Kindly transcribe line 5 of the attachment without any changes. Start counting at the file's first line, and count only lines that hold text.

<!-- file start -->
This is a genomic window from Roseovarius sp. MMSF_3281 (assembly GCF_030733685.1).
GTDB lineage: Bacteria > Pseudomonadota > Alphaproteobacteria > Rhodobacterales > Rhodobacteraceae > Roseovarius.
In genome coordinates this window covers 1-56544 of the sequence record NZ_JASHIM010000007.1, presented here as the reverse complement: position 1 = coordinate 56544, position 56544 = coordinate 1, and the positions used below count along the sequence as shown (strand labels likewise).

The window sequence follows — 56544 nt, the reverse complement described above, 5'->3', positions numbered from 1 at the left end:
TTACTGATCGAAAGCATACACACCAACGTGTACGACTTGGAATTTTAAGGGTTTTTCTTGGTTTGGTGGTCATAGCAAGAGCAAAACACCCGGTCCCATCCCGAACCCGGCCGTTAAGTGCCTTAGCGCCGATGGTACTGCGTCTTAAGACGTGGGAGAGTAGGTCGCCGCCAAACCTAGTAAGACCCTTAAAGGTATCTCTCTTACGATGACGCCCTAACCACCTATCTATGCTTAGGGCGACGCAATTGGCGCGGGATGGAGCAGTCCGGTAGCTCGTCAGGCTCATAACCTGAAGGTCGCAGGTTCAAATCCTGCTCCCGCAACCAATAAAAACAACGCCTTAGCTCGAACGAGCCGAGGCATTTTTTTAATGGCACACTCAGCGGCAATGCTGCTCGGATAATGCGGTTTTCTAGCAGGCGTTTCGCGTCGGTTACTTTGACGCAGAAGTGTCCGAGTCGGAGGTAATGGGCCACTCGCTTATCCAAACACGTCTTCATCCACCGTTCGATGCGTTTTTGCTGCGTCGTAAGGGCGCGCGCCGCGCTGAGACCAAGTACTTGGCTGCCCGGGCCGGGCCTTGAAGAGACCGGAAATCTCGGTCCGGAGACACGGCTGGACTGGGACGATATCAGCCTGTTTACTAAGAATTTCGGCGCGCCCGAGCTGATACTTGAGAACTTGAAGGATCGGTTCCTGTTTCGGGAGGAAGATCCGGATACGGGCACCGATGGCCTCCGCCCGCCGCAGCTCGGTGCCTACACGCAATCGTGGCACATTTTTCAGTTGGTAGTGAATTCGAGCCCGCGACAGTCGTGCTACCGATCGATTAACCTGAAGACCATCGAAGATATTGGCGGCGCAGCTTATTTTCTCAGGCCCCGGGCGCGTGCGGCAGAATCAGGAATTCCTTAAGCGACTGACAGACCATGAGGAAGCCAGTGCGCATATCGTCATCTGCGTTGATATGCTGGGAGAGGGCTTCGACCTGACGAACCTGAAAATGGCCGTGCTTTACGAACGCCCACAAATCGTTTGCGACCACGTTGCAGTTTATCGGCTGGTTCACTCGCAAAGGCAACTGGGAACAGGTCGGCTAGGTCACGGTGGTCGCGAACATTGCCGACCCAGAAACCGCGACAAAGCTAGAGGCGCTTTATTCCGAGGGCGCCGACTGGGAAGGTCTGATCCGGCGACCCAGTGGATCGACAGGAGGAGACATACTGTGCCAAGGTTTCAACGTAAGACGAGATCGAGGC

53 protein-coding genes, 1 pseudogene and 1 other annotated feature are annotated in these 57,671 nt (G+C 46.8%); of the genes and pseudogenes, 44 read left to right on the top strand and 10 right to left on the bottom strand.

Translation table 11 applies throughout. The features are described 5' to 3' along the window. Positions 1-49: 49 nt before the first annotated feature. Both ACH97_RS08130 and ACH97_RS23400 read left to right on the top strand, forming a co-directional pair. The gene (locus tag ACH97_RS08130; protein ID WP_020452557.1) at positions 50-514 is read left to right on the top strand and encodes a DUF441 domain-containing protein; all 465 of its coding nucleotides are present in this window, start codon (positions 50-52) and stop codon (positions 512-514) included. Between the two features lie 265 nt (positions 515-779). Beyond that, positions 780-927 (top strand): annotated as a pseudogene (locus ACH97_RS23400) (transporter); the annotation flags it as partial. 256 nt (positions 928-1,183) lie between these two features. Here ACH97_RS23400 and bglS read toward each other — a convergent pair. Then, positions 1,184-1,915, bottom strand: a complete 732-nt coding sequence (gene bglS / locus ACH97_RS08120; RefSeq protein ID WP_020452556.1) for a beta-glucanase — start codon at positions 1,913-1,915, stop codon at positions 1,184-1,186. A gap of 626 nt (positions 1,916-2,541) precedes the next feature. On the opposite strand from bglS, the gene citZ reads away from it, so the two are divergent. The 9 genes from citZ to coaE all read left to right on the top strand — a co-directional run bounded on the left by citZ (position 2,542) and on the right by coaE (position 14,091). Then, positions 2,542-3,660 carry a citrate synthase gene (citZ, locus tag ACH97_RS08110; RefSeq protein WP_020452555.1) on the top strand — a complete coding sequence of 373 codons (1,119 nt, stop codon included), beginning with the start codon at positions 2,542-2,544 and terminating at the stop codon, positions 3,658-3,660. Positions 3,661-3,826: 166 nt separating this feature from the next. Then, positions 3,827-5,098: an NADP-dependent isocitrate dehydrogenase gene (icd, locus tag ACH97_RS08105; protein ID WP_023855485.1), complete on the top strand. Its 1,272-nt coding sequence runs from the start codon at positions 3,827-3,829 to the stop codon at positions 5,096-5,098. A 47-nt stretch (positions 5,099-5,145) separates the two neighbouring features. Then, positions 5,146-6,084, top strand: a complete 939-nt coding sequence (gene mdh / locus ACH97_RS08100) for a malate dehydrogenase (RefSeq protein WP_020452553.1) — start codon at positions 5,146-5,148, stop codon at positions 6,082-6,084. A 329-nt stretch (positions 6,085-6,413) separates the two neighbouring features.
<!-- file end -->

TTACTGATCGAAAGCATACACACCAACGTGTACGACTTGGAATTTTAAGGGTTTTTCTTGGTTTGGTGGTCATAGCAAGAGCAAAACACCCGGTCCCATCCCGAACCCGGCCGTTAAGTGCCTTAGCGCCGATGGTACTGCGTCTTAAGACGTGGGAGAGTAGGTCGCCGCCAAACCTAGTAAGACCCTTAAAGGTATCTCTCTTACGATGACGCCCTAACCACCTATCTATGCTTAGGGCGACGCAATTGGCGCGGGATGGAGCAGTCCGGTAGCTCGTCAGGCTCATAACCTGAAGGTCGCAGGTTCAAATCCTGCTCCCGCAACCAATAAAAACAACGCCTTAGCTCGAACGAGCCGAGGCATTTTTTTAATGGCACACTCAGCGGCAATGCTGCTCGGATAATGCGGTTTTCTAGCAGGCGTTTCGCGTCGGTTACTTTGACGCAGAAGTGTCCGAGTCGGAGGTAATGGGCCACTCGCTTATCCAAACACGTCTTCATCCACCGTTCGATGCGTTTTTGCTGCGTCGTAAGGGCGCGCGCCGCGCTGAGACCAAGTACTTGGCTGCCCGGGCCGGGCCTTGAAGAGACCGGAAATCTCGGTCCGGAGACACGGCTGGACTGGGACGATATCAGCCTGTTTACTAAGAATTTCGGCGCGCCCGAGCTGATACTTGAGAACTTGAAGGATCGGTTCCTGTTTCGGGAGGAAGATCCGGATACGGGCACCGATGGCCTCCGCCCGCCGCAGCTCGGTGCCTACACGCAATCGTGGCACATTTTTCAGTTGGTAGTGAATTCGAGCCCGCGACAGTCGTGCTACCGATCGATTAACCTGAAGACCATCGAAGATATTGGCGGCGCAGCTTATTTTCTCAGGCCCCGGGCGCGTGCGGCAGAATCAGGAATTCCTTAAGCGACTGACAGACCATGAGGAAGCCAGTGCGCATATCGTCATCTGCGTTGATATGCTGGGAGAGGGCTTCGACCTGACGAACCTGAAAATGGCCGTGCTTTACGAACGCCCACAAATCGTTTGCGACCACGTTGCAGTTTATCGGCTGGTTCACTCGCAAAGGCAACTGGGAACAGGTCGGCTAGGTCACGGTGGTCGCGAACATTGCCGACCCAGAAACCGCGACAAAGCTAGAGGCGCTTTATTCCGAGGGCGCCGACTGGGAAGGTCTGATCCGGCGACCCAGTGGATCGACAGGAGGAGACATACTGTGCCAAGGTTTCAACGTAAGACGAGATCGAGGC